August 28, 2008
A full-scale search for a lost hiker took place on Wednesday evening, August 27 and Thursday morning, August 28, west of Jenny Lake in the Hidden Falls/Inspiration Point area of Grand Teton National Park. Charles “Chuck” Mastny, age 54, from Lakeland, Minnesota, was hiking with his wife, Stephanie, on Wednesday afternoon when he left her at 2:30 p.m. to “do some exploring” while she read a book near a boulder field at Hidden Falls. Searchers located Mastny at 11:10 a.m. on Thursday as he was making his way out of Cascade Canyon toward Jenny Lake after spending a frosty night in the Teton backcountry without shelter and wearing only a T-shirt, long pants and sandals. Nearly 65 searchers—Grand Teton National Park personnel, Teton interagency fire staff, Teton County Wyoming Search and Rescue volunteers, an interagency contract helicopter, and three dog teams from Wyoming K-9 Search and Rescue—took part in the major search effort.
When Mastny failed to return to the Hidden Falls area by 5:30 p.m. on Wednesday, Stephanie became concerned and quickly hiked to the west shore boat dock to report that he was overdue. Jenny Lake Boating made a call to Teton Interagency Dispatch at about 6:00 p.m. to report the situation, and park rangers immediately initiated a hasty search of the area. A team of 13 rangers scoured the area on foot, but were unable to locate Mastny before sunset. With darkness falling, the hasty search was halted and plans were made to resume a full-scale search beginning at first light on Thursday morning. Rangers also summoned the assistance of an interagency helicopter to provide aerial search capabilities the next morning.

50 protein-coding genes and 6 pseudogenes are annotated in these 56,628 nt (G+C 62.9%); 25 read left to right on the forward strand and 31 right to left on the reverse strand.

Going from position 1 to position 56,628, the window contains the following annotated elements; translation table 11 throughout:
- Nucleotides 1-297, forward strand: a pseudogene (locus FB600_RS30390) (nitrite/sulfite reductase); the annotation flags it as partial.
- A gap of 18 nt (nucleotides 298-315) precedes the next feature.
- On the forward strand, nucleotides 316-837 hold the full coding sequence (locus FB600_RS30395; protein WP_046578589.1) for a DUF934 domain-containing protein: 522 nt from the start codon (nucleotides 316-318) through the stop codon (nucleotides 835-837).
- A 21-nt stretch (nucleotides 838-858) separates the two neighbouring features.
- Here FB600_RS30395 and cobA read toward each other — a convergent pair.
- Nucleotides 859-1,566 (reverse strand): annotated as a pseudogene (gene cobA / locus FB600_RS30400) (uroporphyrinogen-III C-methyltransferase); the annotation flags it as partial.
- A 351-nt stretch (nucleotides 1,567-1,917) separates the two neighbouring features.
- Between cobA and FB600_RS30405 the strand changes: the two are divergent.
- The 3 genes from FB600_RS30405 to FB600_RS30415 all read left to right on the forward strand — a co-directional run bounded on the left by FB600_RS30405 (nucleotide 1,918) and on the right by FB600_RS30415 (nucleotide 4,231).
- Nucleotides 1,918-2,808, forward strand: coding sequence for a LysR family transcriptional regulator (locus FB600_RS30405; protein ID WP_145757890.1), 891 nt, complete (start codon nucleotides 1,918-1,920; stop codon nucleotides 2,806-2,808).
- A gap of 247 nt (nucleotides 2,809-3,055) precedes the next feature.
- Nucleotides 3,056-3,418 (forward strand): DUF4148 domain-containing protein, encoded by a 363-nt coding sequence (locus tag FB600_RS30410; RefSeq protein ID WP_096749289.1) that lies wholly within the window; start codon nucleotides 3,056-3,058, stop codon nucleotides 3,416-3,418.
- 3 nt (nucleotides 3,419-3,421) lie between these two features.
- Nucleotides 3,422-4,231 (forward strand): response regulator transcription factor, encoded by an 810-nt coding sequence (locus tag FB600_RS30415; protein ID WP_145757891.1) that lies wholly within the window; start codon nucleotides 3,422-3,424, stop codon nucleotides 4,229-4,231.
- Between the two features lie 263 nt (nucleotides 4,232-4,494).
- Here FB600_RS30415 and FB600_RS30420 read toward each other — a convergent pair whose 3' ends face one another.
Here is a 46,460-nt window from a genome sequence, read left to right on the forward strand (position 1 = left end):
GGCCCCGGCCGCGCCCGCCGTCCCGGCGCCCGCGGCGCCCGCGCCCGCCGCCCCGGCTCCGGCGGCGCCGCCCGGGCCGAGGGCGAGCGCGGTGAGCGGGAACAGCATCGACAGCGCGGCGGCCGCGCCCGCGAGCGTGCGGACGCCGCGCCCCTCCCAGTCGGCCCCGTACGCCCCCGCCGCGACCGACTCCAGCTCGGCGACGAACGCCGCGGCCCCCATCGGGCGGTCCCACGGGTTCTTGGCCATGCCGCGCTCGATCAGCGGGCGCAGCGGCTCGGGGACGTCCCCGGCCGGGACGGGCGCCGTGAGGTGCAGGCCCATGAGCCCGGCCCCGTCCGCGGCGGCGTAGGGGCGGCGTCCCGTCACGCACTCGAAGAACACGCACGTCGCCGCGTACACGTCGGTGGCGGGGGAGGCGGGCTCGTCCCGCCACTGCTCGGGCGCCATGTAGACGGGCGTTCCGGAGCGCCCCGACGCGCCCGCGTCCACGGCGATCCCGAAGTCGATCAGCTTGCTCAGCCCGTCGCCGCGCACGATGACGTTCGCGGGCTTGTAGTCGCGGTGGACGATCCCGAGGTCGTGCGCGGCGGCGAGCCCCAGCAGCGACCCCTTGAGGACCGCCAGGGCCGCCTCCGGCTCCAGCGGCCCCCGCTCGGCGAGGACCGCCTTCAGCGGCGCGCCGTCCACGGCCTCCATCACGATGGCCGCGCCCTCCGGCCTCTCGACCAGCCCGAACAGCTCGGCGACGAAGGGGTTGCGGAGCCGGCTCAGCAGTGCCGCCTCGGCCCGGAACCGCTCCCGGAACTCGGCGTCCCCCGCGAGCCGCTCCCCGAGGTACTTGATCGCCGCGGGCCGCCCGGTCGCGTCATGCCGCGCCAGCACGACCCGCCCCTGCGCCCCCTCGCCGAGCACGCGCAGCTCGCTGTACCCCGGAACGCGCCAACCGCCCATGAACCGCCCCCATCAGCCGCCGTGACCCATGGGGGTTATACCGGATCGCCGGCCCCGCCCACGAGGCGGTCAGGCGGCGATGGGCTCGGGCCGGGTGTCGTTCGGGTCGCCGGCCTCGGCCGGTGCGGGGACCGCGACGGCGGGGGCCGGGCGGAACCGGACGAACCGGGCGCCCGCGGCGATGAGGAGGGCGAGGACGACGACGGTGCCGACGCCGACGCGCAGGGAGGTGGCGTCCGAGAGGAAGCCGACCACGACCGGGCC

Mastny apparently became so engrossed in scrambling up the boulder field to the south of Hidden Falls, that time got away from him Wednesday afternoon. When he decided to turn around and retrace his path, he realized that he was uncomfortably high, and that it was not safe to return the way he had come. He started to traverse along the top of the boulder field to find a safer way down. Darkness ultimately overtook him, and wearing prescription sunglasses, he eventually sat down to rest and sleep before dawn would provide better light. He also found a bank of snow and ate some for moisture. The next morning, he was able to pick his way across more boulders and through thick vegetation to eventually cross Cascade Creek at a point well into the mouth of Cascade Canyon. A park ranger who was searching the Cascade Canyon trail met up with other hikers who recognized Mastny from a photograph he showed them. They told the ranger that they had met Mastny just a few minutes before, and had given him a candy bar to eat. The ranger quickly caught up to Mastny and confirmed that he was the missing person—the focus of the search.
While this incident had a positive outcome, it could have easily resulted in injury or worse. Rangers remind backcountry travelers that they should be prepared for any hike by carrying food, water, a map, and extra clothing in the event that they are forced to spend an unexpected night out in the backcountry due to injury or being lost. Rangers also recommend that visitors stay on trails and hike in groups of two or more people.